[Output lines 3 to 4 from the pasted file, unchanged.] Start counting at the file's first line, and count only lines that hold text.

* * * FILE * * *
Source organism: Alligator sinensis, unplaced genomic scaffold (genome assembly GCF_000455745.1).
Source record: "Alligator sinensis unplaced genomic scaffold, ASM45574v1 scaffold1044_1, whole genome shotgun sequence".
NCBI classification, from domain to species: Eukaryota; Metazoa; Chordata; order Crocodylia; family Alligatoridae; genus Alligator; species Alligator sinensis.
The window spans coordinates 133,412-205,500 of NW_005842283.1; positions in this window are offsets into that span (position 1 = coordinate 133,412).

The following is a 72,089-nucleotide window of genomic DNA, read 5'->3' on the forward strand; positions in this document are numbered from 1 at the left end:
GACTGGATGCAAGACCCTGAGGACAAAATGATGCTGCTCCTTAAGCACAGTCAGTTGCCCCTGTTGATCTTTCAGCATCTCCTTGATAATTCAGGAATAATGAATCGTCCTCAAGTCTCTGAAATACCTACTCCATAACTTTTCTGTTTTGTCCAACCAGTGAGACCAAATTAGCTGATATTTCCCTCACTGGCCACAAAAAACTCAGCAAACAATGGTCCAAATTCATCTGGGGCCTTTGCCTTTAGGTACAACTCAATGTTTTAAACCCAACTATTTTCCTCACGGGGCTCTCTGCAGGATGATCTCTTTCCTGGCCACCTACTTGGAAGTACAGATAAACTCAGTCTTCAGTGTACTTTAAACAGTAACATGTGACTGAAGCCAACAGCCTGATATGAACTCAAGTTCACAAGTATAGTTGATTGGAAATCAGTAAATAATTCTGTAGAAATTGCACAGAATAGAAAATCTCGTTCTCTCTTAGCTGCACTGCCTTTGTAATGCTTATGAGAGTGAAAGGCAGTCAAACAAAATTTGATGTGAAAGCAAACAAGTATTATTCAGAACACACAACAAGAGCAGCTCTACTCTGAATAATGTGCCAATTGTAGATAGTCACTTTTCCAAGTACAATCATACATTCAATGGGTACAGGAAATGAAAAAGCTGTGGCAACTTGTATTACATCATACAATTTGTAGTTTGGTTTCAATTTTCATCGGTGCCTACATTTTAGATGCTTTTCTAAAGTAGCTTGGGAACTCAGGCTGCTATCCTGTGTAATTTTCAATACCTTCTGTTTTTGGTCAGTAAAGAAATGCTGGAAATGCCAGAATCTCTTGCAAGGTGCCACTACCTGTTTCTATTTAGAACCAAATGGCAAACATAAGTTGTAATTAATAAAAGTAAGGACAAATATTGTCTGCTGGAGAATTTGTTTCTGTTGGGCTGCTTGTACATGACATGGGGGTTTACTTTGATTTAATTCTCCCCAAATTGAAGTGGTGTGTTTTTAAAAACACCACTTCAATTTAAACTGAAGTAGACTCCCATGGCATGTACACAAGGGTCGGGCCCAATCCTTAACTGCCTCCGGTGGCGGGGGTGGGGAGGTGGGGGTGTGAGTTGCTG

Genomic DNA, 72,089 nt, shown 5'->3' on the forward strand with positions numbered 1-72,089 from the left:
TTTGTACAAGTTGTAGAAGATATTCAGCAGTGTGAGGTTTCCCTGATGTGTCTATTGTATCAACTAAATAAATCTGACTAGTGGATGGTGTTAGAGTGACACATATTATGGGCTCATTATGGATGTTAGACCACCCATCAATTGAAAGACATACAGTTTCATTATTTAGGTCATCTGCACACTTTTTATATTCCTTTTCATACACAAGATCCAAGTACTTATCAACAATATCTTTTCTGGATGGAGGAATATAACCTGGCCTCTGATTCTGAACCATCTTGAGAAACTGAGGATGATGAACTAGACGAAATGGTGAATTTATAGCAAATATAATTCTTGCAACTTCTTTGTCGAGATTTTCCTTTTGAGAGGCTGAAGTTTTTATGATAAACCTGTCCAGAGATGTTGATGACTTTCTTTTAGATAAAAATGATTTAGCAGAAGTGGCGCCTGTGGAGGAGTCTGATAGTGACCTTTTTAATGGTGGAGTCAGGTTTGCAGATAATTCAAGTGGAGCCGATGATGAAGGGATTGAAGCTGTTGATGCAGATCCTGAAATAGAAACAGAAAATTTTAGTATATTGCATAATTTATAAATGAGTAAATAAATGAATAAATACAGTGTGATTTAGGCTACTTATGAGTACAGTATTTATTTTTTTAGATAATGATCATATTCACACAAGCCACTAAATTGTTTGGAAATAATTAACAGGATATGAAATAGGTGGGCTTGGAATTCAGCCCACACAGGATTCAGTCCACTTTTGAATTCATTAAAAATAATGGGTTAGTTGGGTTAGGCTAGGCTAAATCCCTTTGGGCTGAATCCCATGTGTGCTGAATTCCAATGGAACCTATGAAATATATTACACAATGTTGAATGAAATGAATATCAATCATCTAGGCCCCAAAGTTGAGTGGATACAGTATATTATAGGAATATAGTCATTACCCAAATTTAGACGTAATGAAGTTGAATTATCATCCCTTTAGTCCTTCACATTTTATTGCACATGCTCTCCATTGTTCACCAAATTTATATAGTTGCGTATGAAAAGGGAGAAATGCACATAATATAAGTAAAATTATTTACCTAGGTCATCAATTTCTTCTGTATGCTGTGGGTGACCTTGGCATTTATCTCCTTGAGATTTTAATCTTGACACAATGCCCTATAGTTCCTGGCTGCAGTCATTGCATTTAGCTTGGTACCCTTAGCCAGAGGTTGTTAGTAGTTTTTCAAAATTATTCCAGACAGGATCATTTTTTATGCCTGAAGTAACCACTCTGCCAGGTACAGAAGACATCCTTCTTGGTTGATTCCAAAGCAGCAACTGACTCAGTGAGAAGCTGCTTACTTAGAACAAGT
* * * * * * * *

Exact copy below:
NCBI classification, from domain to species: Eukaryota; Metazoa; Chordata; order Crocodylia; family Alligatoridae; genus Alligator; species Alligator sinensis.
The window spans coordinates 133,412-205,500 of NW_005842283.1; positions in this window are offsets into that span (position 1 = coordinate 133,412).